Moved by Baroness Thornton
At end to insert “but that this House regrets that Her Majesty’s Government have failed to implement an effective test, trace and isolate regime for COVID-19 and calls upon Her Majesty’s Government to give all local authorities the resources they need to operate an effective contact tracing system in their areas; furthermore notes that these measures may not be sufficient to address the impact of the COVID-19 virus; and calls upon Her Majesty’s Government to provide the support local businesses and communities need to have confidence in responding to the COVID-19 pandemic.”
I start by congratulating our new arrival, the noble Lord, Lord Moylan. I did get confused by all the “Moy”s and so on, but I now identify the noble Lord. Frankly, that was a very disciplined maiden speech, and the noble Lord will be very popular in this House, particularly with his own Whips, if he continues to exercise such discipline in his remarks to the House.
We will not be voting against this or any statutory instrument today. We on these Benches would not actually support the noble Lord, Lord Robathan, in his amendment. I am clear to the noble Lord that I do not regard him as being the least bit wet. I thank my noble friends Lord Hain, Lady Massey, Lord Dubs and Lord Desai—my noble friend Lord Desai being my former economics tutor at the LSE many years ago. I always listen to his remarks with interest and respect.
We are grappling with a virus that spreads with speed and severity. Worldwide, in nine months, we have seen well over 1 million deaths. Here, in the United Kingdom, more than 42,000 people have died. Throughout this crisis, we on these Benches have urged the Government to adopt an approach with a strategic aim, suppressing the virus and bringing the R rate below one in order to save lives, minimise harm and keep our children safe. That has been our priority, and that is the right approach. We have supported the Government throughout on the restrictions they have brought forward. In the case of this statutory instrument, these are very heavy restrictions, but we accept that restrictions are needed. Nobody in any of the areas where the infection rates are going up is calling for no restrictions. It is in the national interest that we have a circuit break now, and we will not be voting against restrictions in the meantime.
I note that the Prime Minister chaired COBRA yesterday or the day before, and that was attended by the Liverpool City Region Metro Mayor, Steve Rotheram. COBRA confirmed the new restrictions and the ones the Prime Minister announced and were discussed in the Commons yesterday. I was encouraged that the metro mayor was at the COBRA meeting, and I wonder if the Minister could tell us how many of our mayors and leaders have been invited to COBRA, because that seems very important indeed.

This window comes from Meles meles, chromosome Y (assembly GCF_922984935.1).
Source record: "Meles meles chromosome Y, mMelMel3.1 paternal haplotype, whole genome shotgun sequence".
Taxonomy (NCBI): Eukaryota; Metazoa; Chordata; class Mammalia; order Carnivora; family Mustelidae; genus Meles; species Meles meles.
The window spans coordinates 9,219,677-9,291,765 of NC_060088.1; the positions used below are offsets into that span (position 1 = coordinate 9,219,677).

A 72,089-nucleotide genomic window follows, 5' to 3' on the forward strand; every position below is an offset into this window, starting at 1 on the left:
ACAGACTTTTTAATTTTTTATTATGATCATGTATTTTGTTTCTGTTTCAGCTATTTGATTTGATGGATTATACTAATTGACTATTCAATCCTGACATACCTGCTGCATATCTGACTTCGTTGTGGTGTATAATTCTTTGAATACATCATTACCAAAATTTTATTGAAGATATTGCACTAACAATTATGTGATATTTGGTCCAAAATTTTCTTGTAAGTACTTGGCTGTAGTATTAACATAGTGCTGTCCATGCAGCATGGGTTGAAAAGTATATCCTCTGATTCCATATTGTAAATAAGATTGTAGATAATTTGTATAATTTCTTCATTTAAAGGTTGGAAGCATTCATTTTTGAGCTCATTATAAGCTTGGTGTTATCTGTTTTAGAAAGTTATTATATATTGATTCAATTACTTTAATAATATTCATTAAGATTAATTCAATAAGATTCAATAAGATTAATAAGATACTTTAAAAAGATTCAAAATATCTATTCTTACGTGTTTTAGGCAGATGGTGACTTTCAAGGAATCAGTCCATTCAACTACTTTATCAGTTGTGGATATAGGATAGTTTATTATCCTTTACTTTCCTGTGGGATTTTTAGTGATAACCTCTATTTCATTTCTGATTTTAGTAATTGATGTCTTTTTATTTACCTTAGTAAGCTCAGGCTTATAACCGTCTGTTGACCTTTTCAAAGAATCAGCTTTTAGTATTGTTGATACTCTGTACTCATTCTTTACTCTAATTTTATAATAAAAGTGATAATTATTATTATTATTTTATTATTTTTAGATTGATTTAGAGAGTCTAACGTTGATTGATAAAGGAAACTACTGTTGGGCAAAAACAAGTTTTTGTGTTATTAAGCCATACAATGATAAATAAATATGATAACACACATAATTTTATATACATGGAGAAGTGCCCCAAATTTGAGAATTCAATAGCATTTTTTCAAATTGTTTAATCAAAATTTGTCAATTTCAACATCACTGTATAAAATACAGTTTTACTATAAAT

That meeting followed a briefing earlier in the day from Deputy Chief Medical Officer Jonathan Van-Tam; the medical director of NHS England, Stephen Powis; and Dr Jane Eddleston, the medical lead for the north-west. They set out the latest data on the rising infection rates across the country. The latest infection rates show that the north-west has 40% of all Covid-19 cases, with an eightfold increase in patients being admitted to hospital. Currently, 30% of the north-west’s intensive care capacity is taken up with Covid-19 patients. They warned that in four weeks’ time, the north-west could see more patients in intensive care than at the peak of the first wave unless action is taken. That is one of the reasons my honourable friend Sir Keir Starmer made the statement last night about the need for a circuit-breaker. I listened carefully to what the Minister said in answer to this debate and to the issue about the nationwide local programme.
In March, I asked the Minister what would happen if I had a positive Covid test. This was right at the beginning. I asked: who would be notified? Would it be the GP? Would it be the local public health people? Would they contact my contacts? I did not get a very satisfactory answer. It emerged, within a few days, that testing regimes stopped completely in the UK, and six months later, we are crawling slowly towards an effective local testing, contact tracing and supporting system—six months later. Given that this House cannot make a meaningful intervention in these statutory instruments except by expressing an opinion—and I am glad it is the day after and the day they are coming into force, not three weeks later—after much thought, I am going to move this amendment. I think we need to regret that we do not have a satisfactory system of testing, tracing, isolating and support for our businesses and local communities. So I beg to move and to test the opinion of the House.
Ayes 256, Noes 250.